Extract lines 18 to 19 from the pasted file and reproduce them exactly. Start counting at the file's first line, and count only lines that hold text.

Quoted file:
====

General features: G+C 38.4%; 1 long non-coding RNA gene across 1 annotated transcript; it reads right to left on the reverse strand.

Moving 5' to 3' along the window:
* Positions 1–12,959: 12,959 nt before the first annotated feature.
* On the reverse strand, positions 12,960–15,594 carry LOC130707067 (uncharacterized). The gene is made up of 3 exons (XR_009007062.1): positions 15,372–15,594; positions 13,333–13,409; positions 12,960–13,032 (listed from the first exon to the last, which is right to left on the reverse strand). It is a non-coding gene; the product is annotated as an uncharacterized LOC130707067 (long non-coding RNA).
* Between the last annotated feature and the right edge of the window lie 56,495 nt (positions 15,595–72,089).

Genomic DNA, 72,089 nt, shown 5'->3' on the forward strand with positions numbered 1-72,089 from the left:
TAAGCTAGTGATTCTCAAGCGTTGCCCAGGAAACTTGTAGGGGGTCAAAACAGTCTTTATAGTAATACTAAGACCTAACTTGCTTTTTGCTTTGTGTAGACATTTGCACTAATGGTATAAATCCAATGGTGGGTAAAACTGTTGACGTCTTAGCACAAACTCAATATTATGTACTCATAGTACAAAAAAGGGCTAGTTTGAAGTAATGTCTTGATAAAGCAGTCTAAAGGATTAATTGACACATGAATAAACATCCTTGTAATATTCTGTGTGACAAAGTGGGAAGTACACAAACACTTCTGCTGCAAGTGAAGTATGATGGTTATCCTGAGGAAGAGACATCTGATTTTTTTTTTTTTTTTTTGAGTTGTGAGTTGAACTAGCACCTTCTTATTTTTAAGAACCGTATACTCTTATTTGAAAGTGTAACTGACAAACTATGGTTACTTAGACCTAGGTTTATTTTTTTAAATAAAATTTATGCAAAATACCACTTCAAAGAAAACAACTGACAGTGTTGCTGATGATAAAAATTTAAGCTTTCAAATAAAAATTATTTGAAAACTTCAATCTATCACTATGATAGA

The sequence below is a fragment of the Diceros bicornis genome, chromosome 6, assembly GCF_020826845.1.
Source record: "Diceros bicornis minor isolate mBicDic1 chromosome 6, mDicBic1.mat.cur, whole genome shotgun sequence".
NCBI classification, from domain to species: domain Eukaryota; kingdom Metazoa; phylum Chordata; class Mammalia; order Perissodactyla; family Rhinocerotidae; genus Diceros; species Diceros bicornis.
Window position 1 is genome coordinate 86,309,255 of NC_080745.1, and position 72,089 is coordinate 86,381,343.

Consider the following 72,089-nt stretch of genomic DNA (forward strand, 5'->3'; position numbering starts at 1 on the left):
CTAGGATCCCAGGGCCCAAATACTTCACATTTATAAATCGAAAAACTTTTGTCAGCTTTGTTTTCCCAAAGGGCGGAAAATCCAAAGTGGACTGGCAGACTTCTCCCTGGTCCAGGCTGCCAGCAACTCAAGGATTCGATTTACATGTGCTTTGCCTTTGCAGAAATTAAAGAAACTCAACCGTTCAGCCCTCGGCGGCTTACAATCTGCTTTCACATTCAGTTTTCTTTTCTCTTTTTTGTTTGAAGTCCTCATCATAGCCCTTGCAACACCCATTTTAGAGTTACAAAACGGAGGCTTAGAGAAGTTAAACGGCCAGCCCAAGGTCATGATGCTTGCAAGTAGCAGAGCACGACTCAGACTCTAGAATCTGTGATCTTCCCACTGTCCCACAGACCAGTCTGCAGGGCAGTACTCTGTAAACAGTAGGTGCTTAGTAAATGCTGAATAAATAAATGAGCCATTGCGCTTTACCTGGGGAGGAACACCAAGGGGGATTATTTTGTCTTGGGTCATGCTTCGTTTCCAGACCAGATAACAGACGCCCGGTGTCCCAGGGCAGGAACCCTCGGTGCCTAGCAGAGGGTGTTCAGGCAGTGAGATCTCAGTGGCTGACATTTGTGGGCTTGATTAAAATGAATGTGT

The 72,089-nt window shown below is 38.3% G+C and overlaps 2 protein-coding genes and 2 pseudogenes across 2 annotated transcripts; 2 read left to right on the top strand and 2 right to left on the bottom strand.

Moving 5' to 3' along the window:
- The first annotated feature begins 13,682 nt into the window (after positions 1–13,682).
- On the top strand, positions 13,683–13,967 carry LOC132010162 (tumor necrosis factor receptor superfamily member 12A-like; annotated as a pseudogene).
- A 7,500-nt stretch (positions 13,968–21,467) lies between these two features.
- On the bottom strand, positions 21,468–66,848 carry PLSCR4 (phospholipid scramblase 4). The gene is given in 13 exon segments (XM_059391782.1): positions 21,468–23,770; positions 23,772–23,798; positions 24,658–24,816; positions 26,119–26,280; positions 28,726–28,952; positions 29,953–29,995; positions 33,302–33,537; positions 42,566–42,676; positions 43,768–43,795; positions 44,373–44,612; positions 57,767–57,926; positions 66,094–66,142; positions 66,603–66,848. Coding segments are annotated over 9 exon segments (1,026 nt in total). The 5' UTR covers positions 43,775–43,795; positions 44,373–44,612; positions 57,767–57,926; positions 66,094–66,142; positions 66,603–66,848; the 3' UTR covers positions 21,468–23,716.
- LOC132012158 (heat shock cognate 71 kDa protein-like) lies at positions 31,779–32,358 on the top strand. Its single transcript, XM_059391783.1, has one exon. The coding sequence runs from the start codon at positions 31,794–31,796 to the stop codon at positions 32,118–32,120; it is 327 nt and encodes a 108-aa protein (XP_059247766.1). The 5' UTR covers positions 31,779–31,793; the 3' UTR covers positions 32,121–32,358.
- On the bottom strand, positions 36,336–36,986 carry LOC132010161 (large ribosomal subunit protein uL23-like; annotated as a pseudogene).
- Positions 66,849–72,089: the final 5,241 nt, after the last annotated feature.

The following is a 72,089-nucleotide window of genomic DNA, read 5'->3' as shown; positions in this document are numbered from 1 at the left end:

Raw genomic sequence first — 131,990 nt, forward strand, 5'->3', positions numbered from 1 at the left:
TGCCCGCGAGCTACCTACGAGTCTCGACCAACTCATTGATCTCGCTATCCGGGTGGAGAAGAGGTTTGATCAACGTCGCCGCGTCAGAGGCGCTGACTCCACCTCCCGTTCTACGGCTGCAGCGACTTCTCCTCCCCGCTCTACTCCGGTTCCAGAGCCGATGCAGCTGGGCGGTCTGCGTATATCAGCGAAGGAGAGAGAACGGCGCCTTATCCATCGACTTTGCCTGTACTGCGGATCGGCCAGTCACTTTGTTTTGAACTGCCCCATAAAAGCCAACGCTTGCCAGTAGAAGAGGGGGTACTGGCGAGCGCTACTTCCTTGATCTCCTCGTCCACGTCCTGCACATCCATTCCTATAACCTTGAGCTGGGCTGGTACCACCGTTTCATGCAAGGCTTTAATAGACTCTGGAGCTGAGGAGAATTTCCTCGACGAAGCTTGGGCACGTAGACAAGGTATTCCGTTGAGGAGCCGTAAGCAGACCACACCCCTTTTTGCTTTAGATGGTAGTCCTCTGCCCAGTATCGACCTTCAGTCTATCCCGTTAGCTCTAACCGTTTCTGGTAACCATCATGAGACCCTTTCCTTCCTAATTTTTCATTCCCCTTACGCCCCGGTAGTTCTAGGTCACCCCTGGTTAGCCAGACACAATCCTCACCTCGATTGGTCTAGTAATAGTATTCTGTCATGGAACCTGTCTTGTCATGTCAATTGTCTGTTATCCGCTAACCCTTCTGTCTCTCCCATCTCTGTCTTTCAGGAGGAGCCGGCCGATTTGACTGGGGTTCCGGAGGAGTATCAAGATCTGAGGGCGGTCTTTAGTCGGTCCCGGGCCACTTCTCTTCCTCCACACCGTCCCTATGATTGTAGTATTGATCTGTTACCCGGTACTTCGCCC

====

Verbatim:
- A 7,500-nt stretch (positions 13,968–21,467) lies between these two features.
- On the bottom strand, positions 21,468–66,848 carry PLSCR4 (phospholipid scramblase 4). The gene is given in 13 exon segments (XM_059391782.1): positions 21,468–23,770; positions 23,772–23,798; positions 24,658–24,816; positions 26,119–26,280; positions 28,726–28,952; positions 29,953–29,995; positions 33,302–33,537; positions 42,566–42,676; positions 43,768–43,795; positions 44,373–44,612; positions 57,767–57,926; positions 66,094–66,142; positions 66,603–66,848. Coding segments are annotated over 9 exon segments (1,026 nt in total). The 5' UTR covers positions 43,775–43,795; positions 44,373–44,612; positions 57,767–57,926; positions 66,094–66,142; positions 66,603–66,848; the 3' UTR covers positions 21,468–23,716.